In re LendingClub: Responding to Red Flags in the Wake of Marchand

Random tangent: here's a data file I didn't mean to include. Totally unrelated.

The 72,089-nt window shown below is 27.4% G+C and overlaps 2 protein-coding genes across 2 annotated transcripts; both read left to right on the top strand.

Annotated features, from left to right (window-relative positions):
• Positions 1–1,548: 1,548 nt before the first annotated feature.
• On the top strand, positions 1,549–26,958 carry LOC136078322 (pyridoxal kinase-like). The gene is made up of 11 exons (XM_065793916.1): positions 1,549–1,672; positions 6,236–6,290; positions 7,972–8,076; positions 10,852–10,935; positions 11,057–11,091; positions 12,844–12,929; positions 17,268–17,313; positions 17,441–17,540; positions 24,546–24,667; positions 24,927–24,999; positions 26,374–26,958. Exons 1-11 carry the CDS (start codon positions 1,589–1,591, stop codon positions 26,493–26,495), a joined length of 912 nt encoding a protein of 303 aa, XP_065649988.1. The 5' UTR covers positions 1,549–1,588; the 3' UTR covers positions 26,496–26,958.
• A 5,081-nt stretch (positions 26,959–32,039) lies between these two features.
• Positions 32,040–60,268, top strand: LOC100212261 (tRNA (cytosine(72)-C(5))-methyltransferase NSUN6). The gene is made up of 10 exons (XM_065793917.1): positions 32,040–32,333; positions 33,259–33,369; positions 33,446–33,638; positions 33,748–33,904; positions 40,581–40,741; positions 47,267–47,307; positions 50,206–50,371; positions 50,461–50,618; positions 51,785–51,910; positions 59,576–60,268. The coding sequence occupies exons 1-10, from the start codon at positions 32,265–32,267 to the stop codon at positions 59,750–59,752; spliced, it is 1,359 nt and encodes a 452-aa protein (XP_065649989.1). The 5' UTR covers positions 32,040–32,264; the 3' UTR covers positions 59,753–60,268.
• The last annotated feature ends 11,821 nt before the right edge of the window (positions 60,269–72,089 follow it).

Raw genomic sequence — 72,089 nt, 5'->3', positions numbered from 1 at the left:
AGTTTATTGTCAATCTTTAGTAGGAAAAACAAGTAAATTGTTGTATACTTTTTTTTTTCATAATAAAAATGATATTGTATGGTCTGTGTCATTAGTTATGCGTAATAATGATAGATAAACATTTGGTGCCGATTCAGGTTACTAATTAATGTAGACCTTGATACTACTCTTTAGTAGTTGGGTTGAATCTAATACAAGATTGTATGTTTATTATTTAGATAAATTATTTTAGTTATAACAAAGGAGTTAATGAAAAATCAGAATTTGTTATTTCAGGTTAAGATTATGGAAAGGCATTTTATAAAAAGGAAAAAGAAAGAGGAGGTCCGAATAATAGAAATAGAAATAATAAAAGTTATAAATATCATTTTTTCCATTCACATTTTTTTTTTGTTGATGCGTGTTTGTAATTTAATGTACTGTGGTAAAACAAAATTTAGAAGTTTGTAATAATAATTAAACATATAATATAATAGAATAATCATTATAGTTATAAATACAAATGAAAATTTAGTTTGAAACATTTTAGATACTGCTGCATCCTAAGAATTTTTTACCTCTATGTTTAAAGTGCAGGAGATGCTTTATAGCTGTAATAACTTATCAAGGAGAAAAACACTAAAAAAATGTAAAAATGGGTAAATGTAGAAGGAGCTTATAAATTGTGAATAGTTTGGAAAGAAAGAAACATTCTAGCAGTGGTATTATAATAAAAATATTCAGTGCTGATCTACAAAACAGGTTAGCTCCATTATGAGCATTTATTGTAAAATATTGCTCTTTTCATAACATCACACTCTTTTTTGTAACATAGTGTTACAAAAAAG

Two recent opinions of the Delaware courts—the Delaware Supreme Court’s opinion in Marchandv. Barnhill and the Delaware Chancery Court’slater opinion In re Clovis Oncology Inc. DerivativeLitigation—have placed an increased focus on theboard’s duty of oversight under Caremark. Althoughclaims under Caremark have been described as notoriouslydifficult to plead and prove, the Court ofChancery recently has observed that such claimsare “perhaps, not so chimerical as once thought.”Indeed, in Clovis, the Delaware Court of Chanceryindicated that the duty of oversight under Caremark“must be more rigorously exercised,” at least withrespect to the “mission critical” operations of regulatedcompanies. Against this backdrop, however,the Court of Chancery’s opinion in In re LendingClubCorp. Derivative Litigation serves to demonstrate thatCaremark claims remain difficult to plead and prove,particularly where the board takes an active role inmonitoring and addressing so-called red flags. TheLendingClub opinion provides substantial guidanceto corporations and practitioners regarding appropriatemeans of implementing systems of controlsand responding to issues that come to the board’sattention through those systems.